How Financial Institutions Can Drive Innovative Culture
In today’s highly competitive and quickly-changing banking industry, the pressure is on for banks to prove their relevancy to their customers and outperform their competition. Banks today understand the critical need to connect with customers emotionally and to develop services to fulfill their unmet needs.
And yet, innovation can be a difficult process to nurture in the banking industry. Many financial institutions have firmly embedded legacy systems, strict regulations and budgets, and may have developed risk-averse attitudes.
It is ultimately your organizational culture that can overcome these barriers. No matter how much you focus on being cutting-edge in your mission statements, your people have to believe in it to move forward. Even if your primary strategy is to work with established Fintech brands rather than develop new ideas internally, the right culture will help recognize potential partners and ensure that your organizations mesh well together. So how can you foster a more innovative attitude in your organization? The following questions are important to consider when addressing that challenge.
1. Do employees feel comfortable bringing up new ideas?
For high performing teams at Google, research deems ‘psychological safety’ as one of the most important qualities within a successful group of people. This term refers to a degree of comfort with each other, where each person feels like they are being heard, can take risks, and can speak and be vulnerable without being embarrassed or insecure.
Power dynamics between management and lower-level employees can make it tougher to develop this type of trust between people, so hierarchical organizations need to work harder to foster it or move towards a flatter structure. Input from all employee levels should be valued since diverse perspectives are important and good ideas do not just come from management. Building positive employee relationships and an open, friendly, and trusting atmosphere is vital in creating a collaborative culture.
2. Are employees motivated to innovate?
An innovative culture is an environment where employees are motivated to come up with new ideas. This motivation is most powerful if it is intrinsic rather than the rewards-based extrinsic type. “Intrapreneurs” within your organization with intrinsic motivation will be enthusiastic about unprecedented ideas and are also more likely to be fulfilled and committed employees, since they will feel connected to their work and genuinely care about improving services. Additionally, efforts to build employee satisfaction and provide meaning through work are also likely to increase the desire to participate in innovative initiatives.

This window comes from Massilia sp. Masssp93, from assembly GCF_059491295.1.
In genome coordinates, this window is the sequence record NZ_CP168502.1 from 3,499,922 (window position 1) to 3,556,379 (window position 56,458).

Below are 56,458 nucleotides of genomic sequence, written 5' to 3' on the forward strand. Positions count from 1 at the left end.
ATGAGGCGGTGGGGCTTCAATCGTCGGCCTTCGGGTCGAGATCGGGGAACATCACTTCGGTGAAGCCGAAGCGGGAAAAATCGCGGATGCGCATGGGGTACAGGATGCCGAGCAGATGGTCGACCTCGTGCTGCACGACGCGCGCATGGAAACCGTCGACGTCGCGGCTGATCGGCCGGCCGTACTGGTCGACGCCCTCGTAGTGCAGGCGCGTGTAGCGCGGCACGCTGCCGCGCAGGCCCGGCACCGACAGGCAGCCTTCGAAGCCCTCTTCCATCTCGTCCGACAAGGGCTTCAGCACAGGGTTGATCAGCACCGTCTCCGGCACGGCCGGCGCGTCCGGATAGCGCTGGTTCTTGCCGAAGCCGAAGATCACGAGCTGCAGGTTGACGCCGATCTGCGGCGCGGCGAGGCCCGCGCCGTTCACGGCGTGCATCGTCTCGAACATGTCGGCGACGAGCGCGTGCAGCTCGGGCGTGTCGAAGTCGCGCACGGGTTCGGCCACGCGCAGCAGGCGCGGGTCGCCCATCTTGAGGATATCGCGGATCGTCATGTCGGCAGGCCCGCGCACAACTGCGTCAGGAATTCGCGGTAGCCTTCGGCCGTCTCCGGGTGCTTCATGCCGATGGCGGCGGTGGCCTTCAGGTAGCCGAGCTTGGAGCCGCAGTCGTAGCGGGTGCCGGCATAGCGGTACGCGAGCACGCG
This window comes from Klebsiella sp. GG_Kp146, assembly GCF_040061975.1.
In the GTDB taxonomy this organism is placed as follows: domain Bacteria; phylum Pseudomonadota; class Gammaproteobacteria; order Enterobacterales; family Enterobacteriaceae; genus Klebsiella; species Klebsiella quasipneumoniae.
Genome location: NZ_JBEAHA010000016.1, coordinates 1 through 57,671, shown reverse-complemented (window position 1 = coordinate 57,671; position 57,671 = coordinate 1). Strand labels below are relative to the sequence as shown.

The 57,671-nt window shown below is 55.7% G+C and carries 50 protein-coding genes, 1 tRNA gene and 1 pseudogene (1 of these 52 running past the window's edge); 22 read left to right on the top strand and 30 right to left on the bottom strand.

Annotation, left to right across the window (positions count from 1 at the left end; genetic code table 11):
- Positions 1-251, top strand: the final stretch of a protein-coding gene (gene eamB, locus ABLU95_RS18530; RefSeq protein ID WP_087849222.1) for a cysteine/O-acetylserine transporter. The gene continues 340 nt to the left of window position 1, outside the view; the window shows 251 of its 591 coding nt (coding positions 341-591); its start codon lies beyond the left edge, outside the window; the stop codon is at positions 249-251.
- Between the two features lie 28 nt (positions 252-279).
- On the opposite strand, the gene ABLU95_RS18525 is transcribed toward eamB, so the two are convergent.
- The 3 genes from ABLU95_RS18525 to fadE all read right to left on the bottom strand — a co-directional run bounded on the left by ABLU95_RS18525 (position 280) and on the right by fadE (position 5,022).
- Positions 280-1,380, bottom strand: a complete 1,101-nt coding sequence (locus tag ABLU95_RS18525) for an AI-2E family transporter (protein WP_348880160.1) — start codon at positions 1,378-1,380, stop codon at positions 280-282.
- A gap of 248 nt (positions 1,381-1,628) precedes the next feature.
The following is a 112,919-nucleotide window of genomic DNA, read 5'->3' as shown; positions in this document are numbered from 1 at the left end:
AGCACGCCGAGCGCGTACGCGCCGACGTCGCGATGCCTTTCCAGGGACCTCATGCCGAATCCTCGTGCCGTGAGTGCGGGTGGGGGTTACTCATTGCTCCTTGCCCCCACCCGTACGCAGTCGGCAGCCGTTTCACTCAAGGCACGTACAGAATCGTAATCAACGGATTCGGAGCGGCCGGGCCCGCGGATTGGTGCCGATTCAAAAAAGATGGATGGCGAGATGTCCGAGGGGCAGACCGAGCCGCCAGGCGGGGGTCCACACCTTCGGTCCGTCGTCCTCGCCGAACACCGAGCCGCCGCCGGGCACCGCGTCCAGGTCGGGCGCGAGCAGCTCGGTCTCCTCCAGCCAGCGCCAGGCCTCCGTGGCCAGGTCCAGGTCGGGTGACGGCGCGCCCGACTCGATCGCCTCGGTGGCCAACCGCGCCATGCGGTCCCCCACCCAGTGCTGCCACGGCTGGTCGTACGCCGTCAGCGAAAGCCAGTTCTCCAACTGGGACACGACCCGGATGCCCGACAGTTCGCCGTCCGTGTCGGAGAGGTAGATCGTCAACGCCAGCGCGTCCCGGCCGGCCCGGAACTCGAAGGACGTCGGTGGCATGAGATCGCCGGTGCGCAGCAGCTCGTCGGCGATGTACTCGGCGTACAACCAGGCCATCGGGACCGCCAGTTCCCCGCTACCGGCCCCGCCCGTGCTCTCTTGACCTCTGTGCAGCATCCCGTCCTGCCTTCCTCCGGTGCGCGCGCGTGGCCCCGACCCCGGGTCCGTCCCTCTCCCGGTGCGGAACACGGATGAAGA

A disgruntled and unhappy employee will not feel very motivated to generate new ideas for a company or manager they despise, after all, no matter what incentives and rewards they receive, although it is important to consider the extrinsic motivation component to show appreciation for their effort. It is also important to continue to be open to new ideas and communicate why they may not be able to be implemented so that employees do not lose their motivation.
3. Does your workplace environment foster innovation?
Stressful and short-staffed workplaces leave little room for creative thinking. If employees are just trying to get through the day, it will not be a priority, and toxic environments filled with fear of lay-offs and negative interactions are definitely not conducive to the open-minded thinking that is often needed for new ideas. While competition between employees can be positive, it may also cause employees to avoid useful collaborations. Your reputation is important to consider as well. Even if your workplace has a positive atmosphere, organizations that are perceived to be boring or traditional may not attract innovative employee talent.
Another key element to think about is whether or not employees have the time and space to come up with new ideas. Are there common areas that employees can use for informal discussions? Are they able to take breaks from their daily tasks or are they required to remain solely focused on them? These cultural factors can impact the level of invention that an organization generates.
Some financial institutions have developed “innovation labs” to demonstrate their dedication to it and provide a space for team members and external entrepreneurs to gather. For example, Axis Bank in India has a “Thought Factory” facility where they are “build[ing] an ecosystem where both corporates and start-ups can team up to develop and grow together” and includes an “In-House Incubator” and “Accelerator.” These types of initiatives provide a framework to build an innovative culture.
Improving the social relationships, employee motivation, and workplace atmosphere in a financial institution will help develop a strong organizational culture. Cohesive, motivated groups of people can accomplish great things, and culture plays a large role in shaping these teams. As a recent report by PositivePyschology outlines, “organizations that provide their members with meaningful, engaging work not only contribute to the growth of their bottom line but also create a sense of vitality and fulfillment that echoes across their organizational cultures and their employees’ personal lives.”
With employees working together and partnering with collaborators, financial institutions can break down innovation barriers and deliver strong services to their clients.